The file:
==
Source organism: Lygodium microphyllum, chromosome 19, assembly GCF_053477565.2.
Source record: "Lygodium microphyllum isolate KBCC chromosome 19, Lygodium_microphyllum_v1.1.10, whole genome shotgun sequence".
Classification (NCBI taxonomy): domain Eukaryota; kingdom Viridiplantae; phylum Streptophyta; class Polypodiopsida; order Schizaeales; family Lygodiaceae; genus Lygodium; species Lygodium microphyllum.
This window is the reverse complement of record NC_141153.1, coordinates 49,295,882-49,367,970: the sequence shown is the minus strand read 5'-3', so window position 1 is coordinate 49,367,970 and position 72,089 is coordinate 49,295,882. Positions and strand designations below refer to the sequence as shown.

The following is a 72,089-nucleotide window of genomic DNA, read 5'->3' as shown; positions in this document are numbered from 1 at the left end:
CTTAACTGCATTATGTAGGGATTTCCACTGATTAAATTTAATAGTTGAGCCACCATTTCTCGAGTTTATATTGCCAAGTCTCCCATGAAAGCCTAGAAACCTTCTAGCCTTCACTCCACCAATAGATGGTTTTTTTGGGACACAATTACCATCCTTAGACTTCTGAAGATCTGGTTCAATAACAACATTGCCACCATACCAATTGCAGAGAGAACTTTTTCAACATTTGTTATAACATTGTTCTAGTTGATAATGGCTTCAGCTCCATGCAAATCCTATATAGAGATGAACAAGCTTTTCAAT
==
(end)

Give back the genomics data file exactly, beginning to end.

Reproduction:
Source organism: Lygodium microphyllum, chromosome 19, assembly GCF_053477565.2.
Source record: "Lygodium microphyllum isolate KBCC chromosome 19, Lygodium_microphyllum_v1.1.10, whole genome shotgun sequence".
Classification (NCBI taxonomy): domain Eukaryota; kingdom Viridiplantae; phylum Streptophyta; class Polypodiopsida; order Schizaeales; family Lygodiaceae; genus Lygodium; species Lygodium microphyllum.
This window is the reverse complement of record NC_141153.1, coordinates 49,295,882-49,367,970: the sequence shown is the minus strand read 5'-3', so window position 1 is coordinate 49,367,970 and position 72,089 is coordinate 49,295,882. Positions and strand designations below refer to the sequence as shown.

The following is a 72,089-nucleotide window of genomic DNA, read 5'->3' as shown; positions in this document are numbered from 1 at the left end:
CTTAACTGCATTATGTAGGGATTTCCACTGATTAAATTTAATAGTTGAGCCACCATTTCTCGAGTTTATATTGCCAAGTCTCCCATGAAAGCCTAGAAACCTTCTAGCCTTCACTCCACCAATAGATGGTTTTTTTGGGACACAATTACCATCCTTAGACTTCTGAAGATCTGGTTCAATAACAACATTGCCACCATACCAATTGCAGAGAGAACTTTTTCAACATTTGTTATAACATTGTTCTAGTTGATAATGGCTTCAGCTCCATGCAAATCCTATATAGAGATGAACAAGCTTTTCAAT